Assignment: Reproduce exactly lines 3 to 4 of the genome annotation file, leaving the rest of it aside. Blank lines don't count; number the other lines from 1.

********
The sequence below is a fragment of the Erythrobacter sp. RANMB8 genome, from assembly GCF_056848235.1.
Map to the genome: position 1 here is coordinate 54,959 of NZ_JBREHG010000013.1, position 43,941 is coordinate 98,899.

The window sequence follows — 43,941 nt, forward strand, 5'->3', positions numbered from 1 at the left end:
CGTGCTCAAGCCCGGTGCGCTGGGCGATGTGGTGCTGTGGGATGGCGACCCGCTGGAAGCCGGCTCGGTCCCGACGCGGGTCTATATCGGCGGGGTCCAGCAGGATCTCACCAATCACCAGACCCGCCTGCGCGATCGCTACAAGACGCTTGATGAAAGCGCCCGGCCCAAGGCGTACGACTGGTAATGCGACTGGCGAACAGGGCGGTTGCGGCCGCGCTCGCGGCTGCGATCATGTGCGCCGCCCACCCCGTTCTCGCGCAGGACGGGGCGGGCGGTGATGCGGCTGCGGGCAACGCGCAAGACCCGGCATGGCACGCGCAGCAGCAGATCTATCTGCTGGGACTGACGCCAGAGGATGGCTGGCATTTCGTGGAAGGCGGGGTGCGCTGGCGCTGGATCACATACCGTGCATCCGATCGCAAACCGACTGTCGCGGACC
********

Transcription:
The window sequence follows — 43,941 nt, forward strand, 5'->3', positions numbered from 1 at the left end:
CGTGCTCAAGCCCGGTGCGCTGGGCGATGTGGTGCTGTGGGATGGCGACCCGCTGGAAGCCGGCTCGGTCCCGACGCGGGTCTATATCGGCGGGGTCCAGCAGGATCTCACCAATCACCAGACCCGCCTGCGCGATCGCTACAAGACGCTTGATGAAAGCGCCCGGCCCAAGGCGTACGACTGGTAATGCGACTGGCGAACAGGGCGGTTGCGGCCGCGCTCGCGGCTGCGATCATGTGCGCCGCCCACCCCGTTCTCGCGCAGGACGGGGCGGGCGGTGATGCGGCTGCGGGCAACGCGCAAGACCCGGCATGGCACGCGCAGCAGCAGATCTATCTGCTGGGACTGACGCCAGAGGATGGCTGGCATTTCGTGGAAGGCGGGGTGCGCTGGCGCTGGATCACATACCGTGCATCCGATCGCAAACCGACTGTCGCGGACC